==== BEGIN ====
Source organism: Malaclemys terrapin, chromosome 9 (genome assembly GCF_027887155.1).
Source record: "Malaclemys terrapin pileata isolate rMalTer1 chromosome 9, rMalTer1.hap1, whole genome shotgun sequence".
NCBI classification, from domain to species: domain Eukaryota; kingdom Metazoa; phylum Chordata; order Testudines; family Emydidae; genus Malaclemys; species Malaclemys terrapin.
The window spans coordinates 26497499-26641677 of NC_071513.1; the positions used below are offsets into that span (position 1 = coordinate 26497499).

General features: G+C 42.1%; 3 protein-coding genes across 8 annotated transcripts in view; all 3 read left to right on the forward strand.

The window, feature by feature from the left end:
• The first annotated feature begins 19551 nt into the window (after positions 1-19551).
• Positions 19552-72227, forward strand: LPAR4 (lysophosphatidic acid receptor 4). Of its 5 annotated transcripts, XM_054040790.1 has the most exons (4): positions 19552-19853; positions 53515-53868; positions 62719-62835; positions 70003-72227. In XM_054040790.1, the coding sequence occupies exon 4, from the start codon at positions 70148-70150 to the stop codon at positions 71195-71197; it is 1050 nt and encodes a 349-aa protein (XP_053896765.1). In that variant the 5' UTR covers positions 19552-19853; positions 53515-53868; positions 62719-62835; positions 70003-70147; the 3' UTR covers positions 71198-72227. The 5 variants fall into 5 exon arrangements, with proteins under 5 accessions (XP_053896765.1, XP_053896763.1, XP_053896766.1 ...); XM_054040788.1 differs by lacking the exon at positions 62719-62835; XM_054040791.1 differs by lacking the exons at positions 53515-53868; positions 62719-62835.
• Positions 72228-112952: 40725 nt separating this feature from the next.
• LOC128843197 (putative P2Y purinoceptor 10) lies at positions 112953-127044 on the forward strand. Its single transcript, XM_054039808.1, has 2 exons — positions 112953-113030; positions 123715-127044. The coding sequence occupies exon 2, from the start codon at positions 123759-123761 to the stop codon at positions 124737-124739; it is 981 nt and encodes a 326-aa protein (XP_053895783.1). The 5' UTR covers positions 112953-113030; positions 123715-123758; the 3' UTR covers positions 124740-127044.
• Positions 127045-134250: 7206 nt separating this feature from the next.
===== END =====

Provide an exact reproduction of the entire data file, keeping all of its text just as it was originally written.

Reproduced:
Source organism: Malaclemys terrapin, chromosome 9 (genome assembly GCF_027887155.1).
Source record: "Malaclemys terrapin pileata isolate rMalTer1 chromosome 9, rMalTer1.hap1, whole genome shotgun sequence".
NCBI classification, from domain to species: domain Eukaryota; kingdom Metazoa; phylum Chordata; order Testudines; family Emydidae; genus Malaclemys; species Malaclemys terrapin.
The window spans coordinates 26497499-26641677 of NC_071513.1; the positions used below are offsets into that span (position 1 = coordinate 26497499).

General features: G+C 42.1%; 3 protein-coding genes across 8 annotated transcripts in view; all 3 read left to right on the forward strand.

The window, feature by feature from the left end:
• The first annotated feature begins 19551 nt into the window (after positions 1-19551).
• Positions 19552-72227, forward strand: LPAR4 (lysophosphatidic acid receptor 4). Of its 5 annotated transcripts, XM_054040790.1 has the most exons (4): positions 19552-19853; positions 53515-53868; positions 62719-62835; positions 70003-72227. In XM_054040790.1, the coding sequence occupies exon 4, from the start codon at positions 70148-70150 to the stop codon at positions 71195-71197; it is 1050 nt and encodes a 349-aa protein (XP_053896765.1). In that variant the 5' UTR covers positions 19552-19853; positions 53515-53868; positions 62719-62835; positions 70003-70147; the 3' UTR covers positions 71198-72227. The 5 variants fall into 5 exon arrangements, with proteins under 5 accessions (XP_053896765.1, XP_053896763.1, XP_053896766.1 ...); XM_054040788.1 differs by lacking the exon at positions 62719-62835; XM_054040791.1 differs by lacking the exons at positions 53515-53868; positions 62719-62835.
• Positions 72228-112952: 40725 nt separating this feature from the next.
• LOC128843197 (putative P2Y purinoceptor 10) lies at positions 112953-127044 on the forward strand. Its single transcript, XM_054039808.1, has 2 exons — positions 112953-113030; positions 123715-127044. The coding sequence occupies exon 2, from the start codon at positions 123759-123761 to the stop codon at positions 124737-124739; it is 981 nt and encodes a 326-aa protein (XP_053895783.1). The 5' UTR covers positions 112953-113030; positions 123715-123758; the 3' UTR covers positions 124740-127044.
• Positions 127045-134250: 7206 nt separating this feature from the next.